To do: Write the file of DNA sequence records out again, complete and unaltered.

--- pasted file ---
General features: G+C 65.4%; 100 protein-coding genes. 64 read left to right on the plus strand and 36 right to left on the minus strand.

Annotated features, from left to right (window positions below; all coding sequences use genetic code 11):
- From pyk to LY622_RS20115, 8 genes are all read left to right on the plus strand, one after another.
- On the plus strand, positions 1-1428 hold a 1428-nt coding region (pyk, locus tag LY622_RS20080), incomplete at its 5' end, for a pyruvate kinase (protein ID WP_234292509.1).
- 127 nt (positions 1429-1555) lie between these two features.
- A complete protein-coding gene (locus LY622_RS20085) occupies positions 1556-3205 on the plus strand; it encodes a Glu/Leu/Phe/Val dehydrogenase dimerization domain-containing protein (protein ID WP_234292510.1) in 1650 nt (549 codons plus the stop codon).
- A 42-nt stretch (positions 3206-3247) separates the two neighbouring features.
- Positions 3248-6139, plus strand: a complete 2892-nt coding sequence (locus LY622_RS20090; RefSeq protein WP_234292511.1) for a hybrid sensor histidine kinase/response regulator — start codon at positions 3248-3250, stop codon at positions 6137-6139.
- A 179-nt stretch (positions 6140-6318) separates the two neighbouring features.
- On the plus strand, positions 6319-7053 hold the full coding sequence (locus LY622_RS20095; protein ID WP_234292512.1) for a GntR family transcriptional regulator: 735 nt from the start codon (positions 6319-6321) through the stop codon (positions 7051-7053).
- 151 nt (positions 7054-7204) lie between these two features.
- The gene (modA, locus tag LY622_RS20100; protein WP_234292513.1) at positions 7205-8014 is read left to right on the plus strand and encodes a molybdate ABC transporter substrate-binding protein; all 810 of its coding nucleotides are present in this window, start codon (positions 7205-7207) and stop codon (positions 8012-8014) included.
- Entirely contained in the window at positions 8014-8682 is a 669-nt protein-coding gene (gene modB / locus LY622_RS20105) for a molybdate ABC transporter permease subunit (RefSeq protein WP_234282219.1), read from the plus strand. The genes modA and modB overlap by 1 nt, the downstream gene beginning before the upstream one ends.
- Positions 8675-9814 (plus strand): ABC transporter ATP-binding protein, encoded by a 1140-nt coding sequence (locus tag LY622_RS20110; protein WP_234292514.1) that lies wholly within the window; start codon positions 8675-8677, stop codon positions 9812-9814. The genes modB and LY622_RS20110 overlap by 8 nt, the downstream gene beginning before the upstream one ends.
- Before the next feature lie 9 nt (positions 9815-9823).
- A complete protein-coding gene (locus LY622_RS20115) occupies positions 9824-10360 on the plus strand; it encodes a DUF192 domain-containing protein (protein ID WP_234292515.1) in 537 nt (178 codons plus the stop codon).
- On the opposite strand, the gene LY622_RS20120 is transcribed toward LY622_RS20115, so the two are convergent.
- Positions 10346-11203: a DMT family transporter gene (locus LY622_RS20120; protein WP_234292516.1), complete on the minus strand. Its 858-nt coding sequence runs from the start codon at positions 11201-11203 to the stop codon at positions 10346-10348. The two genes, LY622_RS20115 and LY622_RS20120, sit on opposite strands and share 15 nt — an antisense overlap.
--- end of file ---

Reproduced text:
General features: G+C 65.4%; 100 protein-coding genes. 64 read left to right on the plus strand and 36 right to left on the minus strand.

Annotated features, from left to right (window positions below; all coding sequences use genetic code 11):
- From pyk to LY622_RS20115, 8 genes are all read left to right on the plus strand, one after another.
- On the plus strand, positions 1-1428 hold a 1428-nt coding region (pyk, locus tag LY622_RS20080), incomplete at its 5' end, for a pyruvate kinase (protein ID WP_234292509.1).
- 127 nt (positions 1429-1555) lie between these two features.
- A complete protein-coding gene (locus LY622_RS20085) occupies positions 1556-3205 on the plus strand; it encodes a Glu/Leu/Phe/Val dehydrogenase dimerization domain-containing protein (protein ID WP_234292510.1) in 1650 nt (549 codons plus the stop codon).
- A 42-nt stretch (positions 3206-3247) separates the two neighbouring features.
- Positions 3248-6139, plus strand: a complete 2892-nt coding sequence (locus LY622_RS20090; RefSeq protein WP_234292511.1) for a hybrid sensor histidine kinase/response regulator — start codon at positions 3248-3250, stop codon at positions 6137-6139.
- A 179-nt stretch (positions 6140-6318) separates the two neighbouring features.
- On the plus strand, positions 6319-7053 hold the full coding sequence (locus LY622_RS20095; protein ID WP_234292512.1) for a GntR family transcriptional regulator: 735 nt from the start codon (positions 6319-6321) through the stop codon (positions 7051-7053).
- 151 nt (positions 7054-7204) lie between these two features.
- The gene (modA, locus tag LY622_RS20100; protein WP_234292513.1) at positions 7205-8014 is read left to right on the plus strand and encodes a molybdate ABC transporter substrate-binding protein; all 810 of its coding nucleotides are present in this window, start codon (positions 7205-7207) and stop codon (positions 8012-8014) included.
- Entirely contained in the window at positions 8014-8682 is a 669-nt protein-coding gene (gene modB / locus LY622_RS20105) for a molybdate ABC transporter permease subunit (RefSeq protein WP_234282219.1), read from the plus strand. The genes modA and modB overlap by 1 nt, the downstream gene beginning before the upstream one ends.
- Positions 8675-9814 (plus strand): ABC transporter ATP-binding protein, encoded by a 1140-nt coding sequence (locus tag LY622_RS20110; protein WP_234292514.1) that lies wholly within the window; start codon positions 8675-8677, stop codon positions 9812-9814. The genes modB and LY622_RS20110 overlap by 8 nt, the downstream gene beginning before the upstream one ends.
- Before the next feature lie 9 nt (positions 9815-9823).
- A complete protein-coding gene (locus LY622_RS20115) occupies positions 9824-10360 on the plus strand; it encodes a DUF192 domain-containing protein (protein ID WP_234292515.1) in 537 nt (178 codons plus the stop codon).
- On the opposite strand, the gene LY622_RS20120 is transcribed toward LY622_RS20115, so the two are convergent.
- Positions 10346-11203: a DMT family transporter gene (locus LY622_RS20120; protein WP_234292516.1), complete on the minus strand. Its 858-nt coding sequence runs from the start codon at positions 11201-11203 to the stop codon at positions 10346-10348. The two genes, LY622_RS20115 and LY622_RS20120, sit on opposite strands and share 15 nt — an antisense overlap.